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Turntable.fm: Online music's next big thing?
Lady Gaga and Kanye West invest in a buzzy new startup that allows users to DJ songs in chatrooms full of friends
At Turntable.fm, listeners rate the selection of virtual DJs as either "awesome" or "lame."
At Turntable.fm, listeners rate the selection of virtual DJs as either "awesome" or "lame."
John Lund/Marc Romanelli/Blend Images/Corbis
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usic industry watchers are buzzing about Turntable.fm, a service that cleverly combines music streaming, social media, and gaming. Even Lady Gaga and Kanye West are on board. So what exactly is Turntable.fm? Here, a brief guide:

What's this site all about?
It's an online startup that "merges" free music streaming and chatrooms into "a type of game" that's accessed through Facebook, says Leslie Horn at PC Mag. Users have to be invited to the site, where they can create rooms where they become virtual DJs, playing songs — either through streaming or tracks uploaded from their own computers — for other members. A chatroom sidebar allows participants to rate the song as either "awesome" or "lame," which scores the DJ points. In other words, says Peter Kafka at All Things D, you share your favorite songs with a group audience — and you can do it "in real time, for free."

How popular is it?
Since its launch earlier this summer, Turntable.fm has accrued over 300,000 users, says Brenna Ehrlich at Mashable. It's also benefiting from good word of mouth. Corey Tate at Spacelab says it's the "go-to site right now," while Liza Eckert at Death + Taxes says those unaware of the site are "uninitiated" and "living under a rock." The most telling sign that Turntable.fm is about to break out: Someone already launched "a complete knock-off" of the site's concept, says Eliot Van Buskirk at Billboard. A site called Rolling.fm does everything the "original service does," indicating the start of an "explosion of group listening services" like Turntable.fm.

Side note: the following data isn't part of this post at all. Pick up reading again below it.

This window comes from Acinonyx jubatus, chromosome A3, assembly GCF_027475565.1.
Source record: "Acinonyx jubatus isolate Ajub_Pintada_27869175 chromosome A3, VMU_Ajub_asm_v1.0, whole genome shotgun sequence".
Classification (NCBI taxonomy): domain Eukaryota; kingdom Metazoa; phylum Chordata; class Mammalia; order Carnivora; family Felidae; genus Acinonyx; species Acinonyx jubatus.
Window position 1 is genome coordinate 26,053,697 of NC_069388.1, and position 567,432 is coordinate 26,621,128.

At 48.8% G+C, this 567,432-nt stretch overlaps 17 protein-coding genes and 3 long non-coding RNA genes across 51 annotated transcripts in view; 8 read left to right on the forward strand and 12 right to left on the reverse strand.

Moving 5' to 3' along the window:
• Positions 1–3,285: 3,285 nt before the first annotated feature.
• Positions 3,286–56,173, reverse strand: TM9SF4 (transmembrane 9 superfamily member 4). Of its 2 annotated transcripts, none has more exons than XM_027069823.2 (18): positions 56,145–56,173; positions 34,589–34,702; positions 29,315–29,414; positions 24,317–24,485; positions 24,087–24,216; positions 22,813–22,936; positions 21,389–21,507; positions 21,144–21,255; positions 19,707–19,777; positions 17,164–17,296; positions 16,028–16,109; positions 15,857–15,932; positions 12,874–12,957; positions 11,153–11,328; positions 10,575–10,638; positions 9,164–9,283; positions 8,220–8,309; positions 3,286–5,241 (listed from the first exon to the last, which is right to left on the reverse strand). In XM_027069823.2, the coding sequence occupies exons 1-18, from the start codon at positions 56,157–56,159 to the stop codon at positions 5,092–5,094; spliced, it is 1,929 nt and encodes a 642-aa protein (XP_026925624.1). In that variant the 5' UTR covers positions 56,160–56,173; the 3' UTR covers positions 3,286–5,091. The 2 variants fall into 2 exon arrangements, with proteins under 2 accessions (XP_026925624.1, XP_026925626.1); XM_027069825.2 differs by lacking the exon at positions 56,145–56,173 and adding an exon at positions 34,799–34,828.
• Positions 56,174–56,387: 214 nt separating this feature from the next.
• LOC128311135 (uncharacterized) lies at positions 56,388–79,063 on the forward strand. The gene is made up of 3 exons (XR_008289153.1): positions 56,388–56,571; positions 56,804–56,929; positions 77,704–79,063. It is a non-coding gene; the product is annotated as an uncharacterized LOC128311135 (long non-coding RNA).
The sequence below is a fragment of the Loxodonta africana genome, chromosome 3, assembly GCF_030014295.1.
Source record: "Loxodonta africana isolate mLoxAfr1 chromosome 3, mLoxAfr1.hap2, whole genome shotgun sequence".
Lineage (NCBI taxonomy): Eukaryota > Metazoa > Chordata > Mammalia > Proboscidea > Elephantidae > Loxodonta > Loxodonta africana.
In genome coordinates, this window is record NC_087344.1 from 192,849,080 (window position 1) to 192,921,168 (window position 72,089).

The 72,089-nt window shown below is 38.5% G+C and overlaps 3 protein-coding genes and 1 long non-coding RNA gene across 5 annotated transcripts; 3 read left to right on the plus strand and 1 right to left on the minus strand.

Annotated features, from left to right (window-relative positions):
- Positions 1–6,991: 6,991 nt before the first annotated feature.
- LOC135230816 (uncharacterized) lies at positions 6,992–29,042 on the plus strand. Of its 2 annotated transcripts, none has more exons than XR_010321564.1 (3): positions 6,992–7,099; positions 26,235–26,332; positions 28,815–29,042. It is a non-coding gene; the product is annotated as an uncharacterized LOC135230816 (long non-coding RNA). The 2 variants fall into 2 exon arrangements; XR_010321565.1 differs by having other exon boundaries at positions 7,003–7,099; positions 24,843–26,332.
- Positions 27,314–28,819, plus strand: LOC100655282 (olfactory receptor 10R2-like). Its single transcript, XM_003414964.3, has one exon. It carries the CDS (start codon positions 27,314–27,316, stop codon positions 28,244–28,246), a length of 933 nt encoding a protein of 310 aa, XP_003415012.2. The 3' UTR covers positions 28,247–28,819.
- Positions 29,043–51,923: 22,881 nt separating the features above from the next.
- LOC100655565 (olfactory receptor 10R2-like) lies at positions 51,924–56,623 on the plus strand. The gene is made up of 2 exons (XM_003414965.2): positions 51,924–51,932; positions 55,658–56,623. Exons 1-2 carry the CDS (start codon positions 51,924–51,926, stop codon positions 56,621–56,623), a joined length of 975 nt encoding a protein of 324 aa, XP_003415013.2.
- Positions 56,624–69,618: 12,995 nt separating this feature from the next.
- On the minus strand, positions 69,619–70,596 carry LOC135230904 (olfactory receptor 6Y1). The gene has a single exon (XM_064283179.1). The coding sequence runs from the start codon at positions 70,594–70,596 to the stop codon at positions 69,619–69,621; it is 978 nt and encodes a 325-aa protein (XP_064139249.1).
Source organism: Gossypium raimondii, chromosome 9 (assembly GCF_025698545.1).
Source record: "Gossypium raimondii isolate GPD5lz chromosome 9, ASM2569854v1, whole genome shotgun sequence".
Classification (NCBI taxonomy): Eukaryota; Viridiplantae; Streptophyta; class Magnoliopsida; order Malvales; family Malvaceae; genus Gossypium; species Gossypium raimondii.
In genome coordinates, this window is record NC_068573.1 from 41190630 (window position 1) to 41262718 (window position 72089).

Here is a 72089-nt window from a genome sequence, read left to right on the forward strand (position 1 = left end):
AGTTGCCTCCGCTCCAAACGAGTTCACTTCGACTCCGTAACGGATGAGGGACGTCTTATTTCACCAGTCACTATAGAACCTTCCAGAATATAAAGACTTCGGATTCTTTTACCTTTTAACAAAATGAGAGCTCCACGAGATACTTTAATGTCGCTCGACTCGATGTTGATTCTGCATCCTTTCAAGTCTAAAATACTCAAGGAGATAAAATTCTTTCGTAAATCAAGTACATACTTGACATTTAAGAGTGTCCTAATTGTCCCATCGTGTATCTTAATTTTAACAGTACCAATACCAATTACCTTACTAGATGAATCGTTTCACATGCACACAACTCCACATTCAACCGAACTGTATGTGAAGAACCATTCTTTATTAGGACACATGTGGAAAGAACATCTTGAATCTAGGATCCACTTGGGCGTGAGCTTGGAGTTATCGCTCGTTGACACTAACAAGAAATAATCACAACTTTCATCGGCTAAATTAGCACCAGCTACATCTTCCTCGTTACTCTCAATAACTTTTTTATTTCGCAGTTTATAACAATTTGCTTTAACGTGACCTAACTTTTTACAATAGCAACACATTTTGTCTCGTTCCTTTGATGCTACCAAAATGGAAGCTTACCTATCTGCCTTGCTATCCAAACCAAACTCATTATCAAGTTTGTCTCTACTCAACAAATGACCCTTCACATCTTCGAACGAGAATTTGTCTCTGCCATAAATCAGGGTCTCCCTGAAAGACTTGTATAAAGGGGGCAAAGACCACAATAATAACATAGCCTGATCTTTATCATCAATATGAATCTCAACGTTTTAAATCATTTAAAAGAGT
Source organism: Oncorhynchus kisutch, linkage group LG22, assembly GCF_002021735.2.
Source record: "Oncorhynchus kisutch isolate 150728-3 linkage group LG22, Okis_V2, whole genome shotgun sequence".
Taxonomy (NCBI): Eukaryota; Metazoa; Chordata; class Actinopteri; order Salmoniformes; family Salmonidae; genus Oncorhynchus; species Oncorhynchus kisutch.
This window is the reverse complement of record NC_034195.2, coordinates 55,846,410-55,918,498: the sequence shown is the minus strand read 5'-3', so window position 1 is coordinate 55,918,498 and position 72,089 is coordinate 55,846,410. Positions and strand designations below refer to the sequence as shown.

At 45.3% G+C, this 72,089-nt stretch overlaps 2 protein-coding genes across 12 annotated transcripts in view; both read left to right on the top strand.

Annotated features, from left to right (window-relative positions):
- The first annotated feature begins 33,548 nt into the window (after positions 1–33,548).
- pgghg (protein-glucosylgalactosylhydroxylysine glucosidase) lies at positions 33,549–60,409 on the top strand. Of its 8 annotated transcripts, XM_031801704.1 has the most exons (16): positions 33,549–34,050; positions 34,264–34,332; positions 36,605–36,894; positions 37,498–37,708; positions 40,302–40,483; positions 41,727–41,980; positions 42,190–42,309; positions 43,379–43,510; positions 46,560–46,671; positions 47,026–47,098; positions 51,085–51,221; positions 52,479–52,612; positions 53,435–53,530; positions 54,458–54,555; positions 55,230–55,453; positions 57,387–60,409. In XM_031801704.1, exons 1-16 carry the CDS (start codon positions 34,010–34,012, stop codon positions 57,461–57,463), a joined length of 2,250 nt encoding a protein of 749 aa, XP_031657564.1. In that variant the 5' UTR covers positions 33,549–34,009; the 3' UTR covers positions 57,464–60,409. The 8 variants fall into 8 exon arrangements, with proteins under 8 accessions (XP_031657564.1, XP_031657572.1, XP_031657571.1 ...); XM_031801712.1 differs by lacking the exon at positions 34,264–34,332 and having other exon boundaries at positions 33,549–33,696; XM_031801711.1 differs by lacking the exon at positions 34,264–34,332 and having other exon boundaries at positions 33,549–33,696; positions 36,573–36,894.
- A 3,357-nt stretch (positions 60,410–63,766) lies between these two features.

Is it legal?
How could a site provide music for free and do it legally? According to Turntable.fm's founder, the service is under the same protection that lets Pandora operate, says Kafka. There's a limit on the amount of times a song can be played, users can't see what song is coming next, and, unlike radio, it's interactive. That may seem like "murky legal territory," says Eckert, but the site made big strides last month by striking deals with both the American Society of Composers, Authors, and Publishers (ASCAP) and Broadcast Music, Inc. (BMI). That means those industry groups can collect royalties for songwriters. Still, Turntable.fm has no deals with record labels.

What's next for Turntable.fm?
The site is "gaining legitimacy day by day," says Brenda Ehrlich at Mashable. With Kanye West and Lady Gaga contributing to this week's $7.5 million financing round, the startup's value is now at about $37.5 million. But Kanye and Gaga's involvement could be worth far more than that. What better way to get the music industry on board, says Allyson Shontell at Business Insider, than "getting influential artists" as investors?

Sources: All Things D, Billboard, Business Insider, Death + Taxes (2), Mashable (2), PC Mag, Spacelab

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